The 1 percent statewide local sales tax, according to DeLong, would generate $670 million annually for local government and require that $324 million be used to fully fund the PILOT formula and the $346 million remaining should be distributed under the current formula for local construction projects.
North Haven First Selectman Michael Freida said local elected officials came together in a bipartisan fashion to develop the 80-page report. One of the recommendations Freida highlighted was a proposal to change collective bargaining rights for municipalities when they want to come together and share services across town lines. The proposal calls for coalition bargaining.
He said they don’t want those shared services to be an obstacle.
He said in his town they’ve shared trucks and other equipment with other local governments, which means the taxpayers of North Haven are not solely responsible for maintaining that share equipment. He said they would like to be able to do that with other services, but are hindered most times by collective bargaining arrangements.
He said it would also allow them to work more closely with local boards of education.
He said they want to “extricate themselves from any state mandates that don’t allow them to look at efficiencies between towns and cities and boards of education.”
The report calls for increasing the power of local governing or legislative bodies to reject arbitrated awards by a two-thirds vote. It also calls for the creation of a task force to review and recommend changes to municipal labor laws.
Lori Pelletier, president of the Connecticut AFL-CIO, said the proposal seems to say “if we could just pay workers less then we’d be okay.” She said the idea too that if they were able to levy an additional sales tax that it couldn’t be considered as part of a municipality’s ability to pay when a contract goes to binding arbitration is “just really awful.”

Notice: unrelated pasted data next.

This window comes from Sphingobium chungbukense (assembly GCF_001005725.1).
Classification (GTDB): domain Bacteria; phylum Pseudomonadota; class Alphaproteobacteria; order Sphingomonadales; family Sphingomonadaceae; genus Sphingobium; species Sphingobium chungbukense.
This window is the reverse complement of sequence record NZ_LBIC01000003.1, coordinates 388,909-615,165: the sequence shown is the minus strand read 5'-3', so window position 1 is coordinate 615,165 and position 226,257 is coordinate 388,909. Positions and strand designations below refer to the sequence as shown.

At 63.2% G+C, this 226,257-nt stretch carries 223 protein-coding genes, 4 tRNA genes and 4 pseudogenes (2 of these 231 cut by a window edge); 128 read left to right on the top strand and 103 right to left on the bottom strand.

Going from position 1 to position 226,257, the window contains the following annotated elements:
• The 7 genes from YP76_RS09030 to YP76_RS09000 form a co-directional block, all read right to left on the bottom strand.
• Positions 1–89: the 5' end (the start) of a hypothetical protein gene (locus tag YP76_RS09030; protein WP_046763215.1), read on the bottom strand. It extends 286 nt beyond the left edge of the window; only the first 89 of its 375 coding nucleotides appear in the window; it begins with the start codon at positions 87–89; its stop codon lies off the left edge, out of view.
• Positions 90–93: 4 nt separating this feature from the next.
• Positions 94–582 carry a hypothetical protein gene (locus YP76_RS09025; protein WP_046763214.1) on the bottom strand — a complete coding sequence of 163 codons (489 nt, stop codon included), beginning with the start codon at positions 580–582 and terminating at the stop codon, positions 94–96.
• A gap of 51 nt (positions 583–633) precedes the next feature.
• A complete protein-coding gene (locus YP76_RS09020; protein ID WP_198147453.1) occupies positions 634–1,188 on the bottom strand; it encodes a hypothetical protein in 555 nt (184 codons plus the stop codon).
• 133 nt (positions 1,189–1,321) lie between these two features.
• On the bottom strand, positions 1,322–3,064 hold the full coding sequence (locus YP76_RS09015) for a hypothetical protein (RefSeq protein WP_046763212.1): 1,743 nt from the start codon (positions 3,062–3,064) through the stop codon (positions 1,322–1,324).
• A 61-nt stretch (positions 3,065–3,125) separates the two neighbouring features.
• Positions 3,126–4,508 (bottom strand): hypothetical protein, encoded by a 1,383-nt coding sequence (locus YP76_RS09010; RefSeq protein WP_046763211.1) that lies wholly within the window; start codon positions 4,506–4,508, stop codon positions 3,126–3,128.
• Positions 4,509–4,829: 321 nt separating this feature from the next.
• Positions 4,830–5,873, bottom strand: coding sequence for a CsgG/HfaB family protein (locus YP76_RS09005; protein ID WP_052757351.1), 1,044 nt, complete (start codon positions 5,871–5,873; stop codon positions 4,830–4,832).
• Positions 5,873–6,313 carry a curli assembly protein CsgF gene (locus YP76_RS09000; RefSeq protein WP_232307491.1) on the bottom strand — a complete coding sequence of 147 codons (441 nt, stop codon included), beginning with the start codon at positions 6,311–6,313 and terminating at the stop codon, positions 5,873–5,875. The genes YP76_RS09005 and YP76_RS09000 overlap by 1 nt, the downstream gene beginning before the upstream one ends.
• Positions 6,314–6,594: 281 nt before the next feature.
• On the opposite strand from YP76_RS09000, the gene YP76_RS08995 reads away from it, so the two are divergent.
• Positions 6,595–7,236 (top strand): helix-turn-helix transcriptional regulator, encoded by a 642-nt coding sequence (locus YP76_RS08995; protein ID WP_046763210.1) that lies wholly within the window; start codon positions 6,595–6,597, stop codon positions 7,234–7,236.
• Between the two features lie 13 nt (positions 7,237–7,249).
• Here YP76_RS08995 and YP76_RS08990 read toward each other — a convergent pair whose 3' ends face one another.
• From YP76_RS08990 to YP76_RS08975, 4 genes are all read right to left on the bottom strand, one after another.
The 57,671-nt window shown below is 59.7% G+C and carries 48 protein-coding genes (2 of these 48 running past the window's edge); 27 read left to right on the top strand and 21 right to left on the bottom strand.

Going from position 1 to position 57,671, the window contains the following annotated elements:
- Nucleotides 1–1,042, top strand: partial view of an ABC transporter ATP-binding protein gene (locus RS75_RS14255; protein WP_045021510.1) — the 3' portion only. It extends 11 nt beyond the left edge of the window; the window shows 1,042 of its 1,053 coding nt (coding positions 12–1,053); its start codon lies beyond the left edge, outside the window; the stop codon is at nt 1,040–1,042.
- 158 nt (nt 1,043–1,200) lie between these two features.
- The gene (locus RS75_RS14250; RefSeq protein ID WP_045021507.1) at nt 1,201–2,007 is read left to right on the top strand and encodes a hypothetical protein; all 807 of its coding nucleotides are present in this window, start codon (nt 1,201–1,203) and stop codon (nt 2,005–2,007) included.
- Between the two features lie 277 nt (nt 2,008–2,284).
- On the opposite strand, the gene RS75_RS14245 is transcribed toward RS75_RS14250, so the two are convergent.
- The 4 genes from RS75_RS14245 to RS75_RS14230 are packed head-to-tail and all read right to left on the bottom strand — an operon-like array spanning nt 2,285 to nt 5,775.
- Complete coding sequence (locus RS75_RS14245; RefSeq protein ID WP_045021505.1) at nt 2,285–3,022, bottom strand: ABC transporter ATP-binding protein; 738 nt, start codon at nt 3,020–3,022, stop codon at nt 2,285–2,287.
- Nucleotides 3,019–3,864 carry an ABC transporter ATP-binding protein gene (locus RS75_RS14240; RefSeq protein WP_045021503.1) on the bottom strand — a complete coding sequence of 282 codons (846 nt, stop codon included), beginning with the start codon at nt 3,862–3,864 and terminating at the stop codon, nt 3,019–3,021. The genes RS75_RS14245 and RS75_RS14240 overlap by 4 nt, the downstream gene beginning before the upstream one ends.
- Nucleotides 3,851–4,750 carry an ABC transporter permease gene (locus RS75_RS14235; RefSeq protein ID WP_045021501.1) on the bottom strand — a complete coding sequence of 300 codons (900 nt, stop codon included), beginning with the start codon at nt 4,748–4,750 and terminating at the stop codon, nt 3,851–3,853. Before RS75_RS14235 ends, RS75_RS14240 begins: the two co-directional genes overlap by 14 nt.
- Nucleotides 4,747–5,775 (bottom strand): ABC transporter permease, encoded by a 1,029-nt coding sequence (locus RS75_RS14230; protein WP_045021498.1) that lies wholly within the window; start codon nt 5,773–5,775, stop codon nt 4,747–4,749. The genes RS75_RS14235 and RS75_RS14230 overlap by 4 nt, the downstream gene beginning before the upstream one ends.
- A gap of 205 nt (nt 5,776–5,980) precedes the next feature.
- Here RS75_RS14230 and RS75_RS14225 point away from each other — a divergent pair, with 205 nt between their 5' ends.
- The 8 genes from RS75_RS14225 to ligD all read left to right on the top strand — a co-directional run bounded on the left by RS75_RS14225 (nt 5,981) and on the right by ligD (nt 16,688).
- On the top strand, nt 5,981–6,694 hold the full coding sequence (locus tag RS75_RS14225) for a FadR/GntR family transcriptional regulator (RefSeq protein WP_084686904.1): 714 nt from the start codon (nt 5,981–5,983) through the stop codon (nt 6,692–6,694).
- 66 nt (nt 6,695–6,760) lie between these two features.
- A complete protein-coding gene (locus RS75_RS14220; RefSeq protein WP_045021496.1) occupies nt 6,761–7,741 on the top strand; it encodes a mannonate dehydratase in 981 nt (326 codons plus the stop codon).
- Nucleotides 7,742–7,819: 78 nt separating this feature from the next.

Municipal leaders also want the state to take over special education and then work with municipalities on delivering those services to those students.
Litchfield First Selectman Leo Paul said there are over 1,200 mandates that have been passed down to the community through the years and many of them are unfunded mandates.
“They ran on no tax increases, but the reality is that many of the mandates that are proposed annually, there is going to be a tax increase,” Paul said. “They’re shifting responsibility from the state to local communities.”
Gov. Dannel P. Malloy, who will give his two-year budget address on Feb. 8, said that he’s happy to have a dialogue.
“I commend CCM for putting new ideas on the table in an effort to confront Connecticut’s economic reality, and for recognizing that part of this year’s budget discussion must include changes to how we provide town aid,” the former Stamford mayor said. “I will present my own vision on February 8th for what those changes should look like, and I look forward to an open dialogue with CCM and other stakeholders throughout this session.”
Waterbury Mayor Neil O’Leary said they want to have a seat at the table when these decisions are being decided.
“We know that not everyone is going to walk away happy,” O’Leary said. “But to be respected and heard. 163 towns unanimous support this report. I believe the governor and legislative leadership will respect our wishes.”